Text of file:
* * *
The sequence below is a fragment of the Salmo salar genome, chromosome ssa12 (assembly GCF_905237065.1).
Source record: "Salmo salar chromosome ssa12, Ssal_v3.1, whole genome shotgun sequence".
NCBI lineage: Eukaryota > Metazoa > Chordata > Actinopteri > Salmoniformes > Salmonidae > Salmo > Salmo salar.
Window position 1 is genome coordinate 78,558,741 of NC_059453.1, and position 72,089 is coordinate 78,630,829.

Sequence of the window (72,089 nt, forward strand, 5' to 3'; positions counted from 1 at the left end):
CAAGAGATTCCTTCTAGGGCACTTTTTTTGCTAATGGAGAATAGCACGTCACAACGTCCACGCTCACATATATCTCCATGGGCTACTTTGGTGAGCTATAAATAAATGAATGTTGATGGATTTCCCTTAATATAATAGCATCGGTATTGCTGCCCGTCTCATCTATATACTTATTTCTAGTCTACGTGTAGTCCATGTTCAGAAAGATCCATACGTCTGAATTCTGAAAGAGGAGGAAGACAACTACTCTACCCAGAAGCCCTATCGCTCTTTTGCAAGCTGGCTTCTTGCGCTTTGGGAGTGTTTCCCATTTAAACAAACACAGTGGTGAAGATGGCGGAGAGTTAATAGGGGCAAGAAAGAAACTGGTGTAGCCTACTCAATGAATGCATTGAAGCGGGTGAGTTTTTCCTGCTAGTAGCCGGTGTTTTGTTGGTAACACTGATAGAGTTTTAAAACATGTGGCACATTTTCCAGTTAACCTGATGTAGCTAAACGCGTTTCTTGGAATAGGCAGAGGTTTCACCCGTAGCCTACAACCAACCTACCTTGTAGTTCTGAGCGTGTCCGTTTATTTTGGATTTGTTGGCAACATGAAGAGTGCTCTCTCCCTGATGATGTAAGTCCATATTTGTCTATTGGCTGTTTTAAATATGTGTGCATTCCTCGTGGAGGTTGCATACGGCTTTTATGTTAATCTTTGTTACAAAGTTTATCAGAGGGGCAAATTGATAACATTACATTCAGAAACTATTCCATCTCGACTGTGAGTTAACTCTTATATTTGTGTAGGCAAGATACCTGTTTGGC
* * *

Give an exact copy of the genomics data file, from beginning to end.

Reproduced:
The sequence below is a fragment of the Salmo salar genome, chromosome ssa12 (assembly GCF_905237065.1).
Source record: "Salmo salar chromosome ssa12, Ssal_v3.1, whole genome shotgun sequence".
NCBI lineage: Eukaryota > Metazoa > Chordata > Actinopteri > Salmoniformes > Salmonidae > Salmo > Salmo salar.
Window position 1 is genome coordinate 78,558,741 of NC_059453.1, and position 72,089 is coordinate 78,630,829.

Sequence of the window (72,089 nt, forward strand, 5' to 3'; positions counted from 1 at the left end):
CAAGAGATTCCTTCTAGGGCACTTTTTTTGCTAATGGAGAATAGCACGTCACAACGTCCACGCTCACATATATCTCCATGGGCTACTTTGGTGAGCTATAAATAAATGAATGTTGATGGATTTCCCTTAATATAATAGCATCGGTATTGCTGCCCGTCTCATCTATATACTTATTTCTAGTCTACGTGTAGTCCATGTTCAGAAAGATCCATACGTCTGAATTCTGAAAGAGGAGGAAGACAACTACTCTACCCAGAAGCCCTATCGCTCTTTTGCAAGCTGGCTTCTTGCGCTTTGGGAGTGTTTCCCATTTAAACAAACACAGTGGTGAAGATGGCGGAGAGTTAATAGGGGCAAGAAAGAAACTGGTGTAGCCTACTCAATGAATGCATTGAAGCGGGTGAGTTTTTCCTGCTAGTAGCCGGTGTTTTGTTGGTAACACTGATAGAGTTTTAAAACATGTGGCACATTTTCCAGTTAACCTGATGTAGCTAAACGCGTTTCTTGGAATAGGCAGAGGTTTCACCCGTAGCCTACAACCAACCTACCTTGTAGTTCTGAGCGTGTCCGTTTATTTTGGATTTGTTGGCAACATGAAGAGTGCTCTCTCCCTGATGATGTAAGTCCATATTTGTCTATTGGCTGTTTTAAATATGTGTGCATTCCTCGTGGAGGTTGCATACGGCTTTTATGTTAATCTTTGTTACAAAGTTTATCAGAGGGGCAAATTGATAACATTACATTCAGAAACTATTCCATCTCGACTGTGAGTTAACTCTTATATTTGTGTAGGCAAGATACCTGTTTGGC